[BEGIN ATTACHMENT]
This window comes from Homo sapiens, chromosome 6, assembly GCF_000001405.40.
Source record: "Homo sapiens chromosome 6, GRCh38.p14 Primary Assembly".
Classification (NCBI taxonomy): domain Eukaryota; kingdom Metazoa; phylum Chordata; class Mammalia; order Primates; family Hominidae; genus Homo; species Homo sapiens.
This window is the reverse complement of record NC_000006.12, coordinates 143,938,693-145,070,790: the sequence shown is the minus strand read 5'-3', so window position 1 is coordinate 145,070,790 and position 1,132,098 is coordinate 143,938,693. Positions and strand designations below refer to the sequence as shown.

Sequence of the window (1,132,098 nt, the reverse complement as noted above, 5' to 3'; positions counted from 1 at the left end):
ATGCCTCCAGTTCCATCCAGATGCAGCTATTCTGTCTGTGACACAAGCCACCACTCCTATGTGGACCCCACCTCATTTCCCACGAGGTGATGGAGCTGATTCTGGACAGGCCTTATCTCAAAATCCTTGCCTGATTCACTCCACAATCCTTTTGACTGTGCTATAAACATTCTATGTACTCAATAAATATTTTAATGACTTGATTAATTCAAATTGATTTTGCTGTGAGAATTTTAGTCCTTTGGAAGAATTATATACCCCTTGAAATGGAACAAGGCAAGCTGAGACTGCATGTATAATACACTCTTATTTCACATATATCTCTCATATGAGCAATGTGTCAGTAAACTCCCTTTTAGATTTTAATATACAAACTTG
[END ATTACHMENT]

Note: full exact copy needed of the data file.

This window comes from Homo sapiens, chromosome 6, assembly GCF_000001405.40.
Source record: "Homo sapiens chromosome 6, GRCh38.p14 Primary Assembly".
Classification (NCBI taxonomy): domain Eukaryota; kingdom Metazoa; phylum Chordata; class Mammalia; order Primates; family Hominidae; genus Homo; species Homo sapiens.
This window is the reverse complement of record NC_000006.12, coordinates 143,938,693-145,070,790: the sequence shown is the minus strand read 5'-3', so window position 1 is coordinate 145,070,790 and position 1,132,098 is coordinate 143,938,693. Positions and strand designations below refer to the sequence as shown.

Sequence of the window (1,132,098 nt, the reverse complement as noted above, 5' to 3'; positions counted from 1 at the left end):
ATGCCTCCAGTTCCATCCAGATGCAGCTATTCTGTCTGTGACACAAGCCACCACTCCTATGTGGACCCCACCTCATTTCCCACGAGGTGATGGAGCTGATTCTGGACAGGCCTTATCTCAAAATCCTTGCCTGATTCACTCCACAATCCTTTTGACTGTGCTATAAACATTCTATGTACTCAATAAATATTTTAATGACTTGATTAATTCAAATTGATTTTGCTGTGAGAATTTTAGTCCTTTGGAAGAATTATATACCCCTTGAAATGGAACAAGGCAAGCTGAGACTGCATGTATAATACACTCTTATTTCACATATATCTCTCATATGAGCAATGTGTCAGTAAACTCCCTTTTAGATTTTAATATACAAACTTG